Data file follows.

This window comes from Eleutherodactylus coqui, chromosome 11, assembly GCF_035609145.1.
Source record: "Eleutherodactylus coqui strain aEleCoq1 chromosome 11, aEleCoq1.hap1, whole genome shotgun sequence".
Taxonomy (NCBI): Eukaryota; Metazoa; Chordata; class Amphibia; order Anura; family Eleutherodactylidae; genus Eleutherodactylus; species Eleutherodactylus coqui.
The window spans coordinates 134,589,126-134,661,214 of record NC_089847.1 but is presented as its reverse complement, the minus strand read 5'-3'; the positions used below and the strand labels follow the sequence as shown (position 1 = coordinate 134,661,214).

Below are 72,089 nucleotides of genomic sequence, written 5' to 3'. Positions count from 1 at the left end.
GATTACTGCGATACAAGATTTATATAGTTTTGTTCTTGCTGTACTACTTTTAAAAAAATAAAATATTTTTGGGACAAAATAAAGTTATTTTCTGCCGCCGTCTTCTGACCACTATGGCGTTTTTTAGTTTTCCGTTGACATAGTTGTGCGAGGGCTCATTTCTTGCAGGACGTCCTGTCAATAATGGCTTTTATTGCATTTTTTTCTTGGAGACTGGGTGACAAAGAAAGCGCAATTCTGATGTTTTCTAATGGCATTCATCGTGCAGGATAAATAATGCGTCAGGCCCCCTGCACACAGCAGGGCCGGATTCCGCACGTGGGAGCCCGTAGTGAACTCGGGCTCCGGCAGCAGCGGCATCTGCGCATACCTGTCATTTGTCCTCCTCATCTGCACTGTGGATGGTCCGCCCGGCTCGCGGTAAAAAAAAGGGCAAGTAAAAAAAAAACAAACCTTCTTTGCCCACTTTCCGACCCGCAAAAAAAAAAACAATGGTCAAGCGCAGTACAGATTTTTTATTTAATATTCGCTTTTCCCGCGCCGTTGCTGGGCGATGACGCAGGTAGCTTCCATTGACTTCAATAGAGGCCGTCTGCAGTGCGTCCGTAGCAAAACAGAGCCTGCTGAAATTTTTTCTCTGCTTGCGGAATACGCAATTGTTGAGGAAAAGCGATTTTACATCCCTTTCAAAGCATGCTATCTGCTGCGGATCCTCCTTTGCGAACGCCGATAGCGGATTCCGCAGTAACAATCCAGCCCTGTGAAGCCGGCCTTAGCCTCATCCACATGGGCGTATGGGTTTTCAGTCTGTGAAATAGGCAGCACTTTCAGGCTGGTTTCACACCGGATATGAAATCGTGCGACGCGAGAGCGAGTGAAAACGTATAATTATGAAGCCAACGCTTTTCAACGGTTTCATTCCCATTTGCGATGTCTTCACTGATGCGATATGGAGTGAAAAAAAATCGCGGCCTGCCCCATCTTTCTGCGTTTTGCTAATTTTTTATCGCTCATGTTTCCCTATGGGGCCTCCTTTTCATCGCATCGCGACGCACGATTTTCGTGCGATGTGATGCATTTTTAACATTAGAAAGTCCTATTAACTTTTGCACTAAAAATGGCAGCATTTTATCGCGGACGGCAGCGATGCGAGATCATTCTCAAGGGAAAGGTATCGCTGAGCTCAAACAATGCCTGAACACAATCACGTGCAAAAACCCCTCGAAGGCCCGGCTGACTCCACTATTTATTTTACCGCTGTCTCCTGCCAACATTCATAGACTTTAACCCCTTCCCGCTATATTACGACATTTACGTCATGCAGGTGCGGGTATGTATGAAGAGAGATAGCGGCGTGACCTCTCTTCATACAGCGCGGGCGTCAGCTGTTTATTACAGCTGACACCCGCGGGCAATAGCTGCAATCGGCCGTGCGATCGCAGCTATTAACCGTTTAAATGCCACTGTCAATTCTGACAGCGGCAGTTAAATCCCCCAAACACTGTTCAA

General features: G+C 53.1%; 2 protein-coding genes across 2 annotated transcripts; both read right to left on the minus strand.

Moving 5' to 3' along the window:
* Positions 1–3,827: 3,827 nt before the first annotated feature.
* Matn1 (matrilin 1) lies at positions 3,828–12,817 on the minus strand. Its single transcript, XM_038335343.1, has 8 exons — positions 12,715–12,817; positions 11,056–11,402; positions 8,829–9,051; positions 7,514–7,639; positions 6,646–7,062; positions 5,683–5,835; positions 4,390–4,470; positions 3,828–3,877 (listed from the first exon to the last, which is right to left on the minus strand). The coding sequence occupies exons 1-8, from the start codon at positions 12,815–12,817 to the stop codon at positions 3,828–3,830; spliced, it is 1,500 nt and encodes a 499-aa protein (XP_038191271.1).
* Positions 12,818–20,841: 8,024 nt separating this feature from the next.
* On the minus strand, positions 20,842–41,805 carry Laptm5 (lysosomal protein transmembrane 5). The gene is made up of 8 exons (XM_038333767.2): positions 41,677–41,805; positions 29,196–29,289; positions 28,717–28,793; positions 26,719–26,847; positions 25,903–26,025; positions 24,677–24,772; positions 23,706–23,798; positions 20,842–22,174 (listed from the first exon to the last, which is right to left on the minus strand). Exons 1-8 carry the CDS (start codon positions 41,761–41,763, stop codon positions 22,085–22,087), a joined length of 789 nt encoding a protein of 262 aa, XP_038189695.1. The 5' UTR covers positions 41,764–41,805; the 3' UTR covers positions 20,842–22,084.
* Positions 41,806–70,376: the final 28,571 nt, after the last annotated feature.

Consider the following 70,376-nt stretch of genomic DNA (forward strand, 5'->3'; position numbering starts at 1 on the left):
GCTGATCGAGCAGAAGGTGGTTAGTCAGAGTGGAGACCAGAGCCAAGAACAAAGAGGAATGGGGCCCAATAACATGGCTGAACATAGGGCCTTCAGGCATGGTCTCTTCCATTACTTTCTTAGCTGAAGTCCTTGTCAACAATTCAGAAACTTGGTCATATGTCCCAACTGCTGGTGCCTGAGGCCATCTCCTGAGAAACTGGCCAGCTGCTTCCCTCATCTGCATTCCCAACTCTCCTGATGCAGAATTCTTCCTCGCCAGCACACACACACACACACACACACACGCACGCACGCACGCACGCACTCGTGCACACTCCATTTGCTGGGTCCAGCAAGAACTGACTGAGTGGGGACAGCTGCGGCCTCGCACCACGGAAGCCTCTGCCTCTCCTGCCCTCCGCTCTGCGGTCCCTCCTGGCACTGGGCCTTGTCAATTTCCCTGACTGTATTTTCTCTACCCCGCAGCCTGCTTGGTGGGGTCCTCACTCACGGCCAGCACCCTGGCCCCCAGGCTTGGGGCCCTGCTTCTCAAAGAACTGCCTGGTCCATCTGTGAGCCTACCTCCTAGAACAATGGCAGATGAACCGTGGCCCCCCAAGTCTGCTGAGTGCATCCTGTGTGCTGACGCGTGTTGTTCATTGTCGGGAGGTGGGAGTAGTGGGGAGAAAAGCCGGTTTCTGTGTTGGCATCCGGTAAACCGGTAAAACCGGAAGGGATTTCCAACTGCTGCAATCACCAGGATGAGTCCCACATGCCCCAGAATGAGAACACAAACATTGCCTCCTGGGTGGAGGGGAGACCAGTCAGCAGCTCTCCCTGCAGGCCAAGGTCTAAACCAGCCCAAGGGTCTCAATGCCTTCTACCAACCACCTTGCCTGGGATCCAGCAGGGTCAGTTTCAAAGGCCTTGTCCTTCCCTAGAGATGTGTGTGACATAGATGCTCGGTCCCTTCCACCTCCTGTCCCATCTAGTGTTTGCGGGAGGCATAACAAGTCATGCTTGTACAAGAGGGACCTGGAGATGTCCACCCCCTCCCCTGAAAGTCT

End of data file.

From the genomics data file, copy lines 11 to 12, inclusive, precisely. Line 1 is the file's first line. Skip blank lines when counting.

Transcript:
* Positions 12,818–20,841: 8,024 nt separating this feature from the next.
* On the minus strand, positions 20,842–41,805 carry Laptm5 (lysosomal protein transmembrane 5). The gene is made up of 8 exons (XM_038333767.2): positions 41,677–41,805; positions 29,196–29,289; positions 28,717–28,793; positions 26,719–26,847; positions 25,903–26,025; positions 24,677–24,772; positions 23,706–23,798; positions 20,842–22,174 (listed from the first exon to the last, which is right to left on the minus strand). Exons 1-8 carry the CDS (start codon positions 41,761–41,763, stop codon positions 22,085–22,087), a joined length of 789 nt encoding a protein of 262 aa, XP_038189695.1. The 5' UTR covers positions 41,764–41,805; the 3' UTR covers positions 20,842–22,084.